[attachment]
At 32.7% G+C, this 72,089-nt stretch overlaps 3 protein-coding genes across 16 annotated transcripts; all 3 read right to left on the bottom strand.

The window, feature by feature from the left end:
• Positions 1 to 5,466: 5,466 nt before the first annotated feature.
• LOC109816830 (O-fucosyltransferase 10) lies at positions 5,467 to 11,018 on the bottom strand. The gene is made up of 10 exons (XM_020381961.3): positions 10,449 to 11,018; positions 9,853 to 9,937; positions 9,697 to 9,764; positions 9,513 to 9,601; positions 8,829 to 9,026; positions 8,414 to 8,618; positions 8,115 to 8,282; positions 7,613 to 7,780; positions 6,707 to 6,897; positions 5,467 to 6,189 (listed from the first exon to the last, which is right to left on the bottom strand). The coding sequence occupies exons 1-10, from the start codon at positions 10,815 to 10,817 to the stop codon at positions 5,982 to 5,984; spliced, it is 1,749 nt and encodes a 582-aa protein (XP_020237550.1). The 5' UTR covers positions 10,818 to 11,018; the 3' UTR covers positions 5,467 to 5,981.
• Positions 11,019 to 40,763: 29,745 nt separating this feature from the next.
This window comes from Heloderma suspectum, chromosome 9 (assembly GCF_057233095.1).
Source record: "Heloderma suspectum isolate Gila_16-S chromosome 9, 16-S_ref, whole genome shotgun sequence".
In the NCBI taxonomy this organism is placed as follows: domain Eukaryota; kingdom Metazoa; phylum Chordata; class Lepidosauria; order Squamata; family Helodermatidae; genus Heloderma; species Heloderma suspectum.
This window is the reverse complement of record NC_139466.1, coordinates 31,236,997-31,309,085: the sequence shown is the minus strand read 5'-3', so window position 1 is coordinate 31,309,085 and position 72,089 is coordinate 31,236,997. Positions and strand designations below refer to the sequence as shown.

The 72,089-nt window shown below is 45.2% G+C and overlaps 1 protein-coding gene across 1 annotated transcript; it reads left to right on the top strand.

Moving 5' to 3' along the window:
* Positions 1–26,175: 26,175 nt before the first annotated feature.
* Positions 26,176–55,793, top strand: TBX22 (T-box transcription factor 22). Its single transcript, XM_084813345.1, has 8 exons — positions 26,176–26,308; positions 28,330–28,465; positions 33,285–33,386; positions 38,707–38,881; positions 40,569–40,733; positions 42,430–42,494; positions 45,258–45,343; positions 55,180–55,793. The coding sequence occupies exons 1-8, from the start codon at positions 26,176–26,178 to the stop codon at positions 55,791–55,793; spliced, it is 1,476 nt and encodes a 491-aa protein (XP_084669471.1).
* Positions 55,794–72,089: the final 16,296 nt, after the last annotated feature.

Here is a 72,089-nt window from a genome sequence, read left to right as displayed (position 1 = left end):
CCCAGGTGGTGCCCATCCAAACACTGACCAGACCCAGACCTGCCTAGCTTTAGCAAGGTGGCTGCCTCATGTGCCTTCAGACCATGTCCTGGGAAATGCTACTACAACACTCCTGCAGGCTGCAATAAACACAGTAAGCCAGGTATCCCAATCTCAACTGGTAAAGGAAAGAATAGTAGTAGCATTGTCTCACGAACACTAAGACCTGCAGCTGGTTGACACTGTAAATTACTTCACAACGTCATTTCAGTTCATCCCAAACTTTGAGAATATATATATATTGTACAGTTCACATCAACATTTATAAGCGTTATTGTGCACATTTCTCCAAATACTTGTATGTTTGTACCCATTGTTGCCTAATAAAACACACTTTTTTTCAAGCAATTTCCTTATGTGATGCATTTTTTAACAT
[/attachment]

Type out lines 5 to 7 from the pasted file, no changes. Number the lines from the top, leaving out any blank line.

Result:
• Positions 11,019 to 40,763: 29,745 nt separating this feature from the next.
This window comes from Heloderma suspectum, chromosome 9 (assembly GCF_057233095.1).
Source record: "Heloderma suspectum isolate Gila_16-S chromosome 9, 16-S_ref, whole genome shotgun sequence".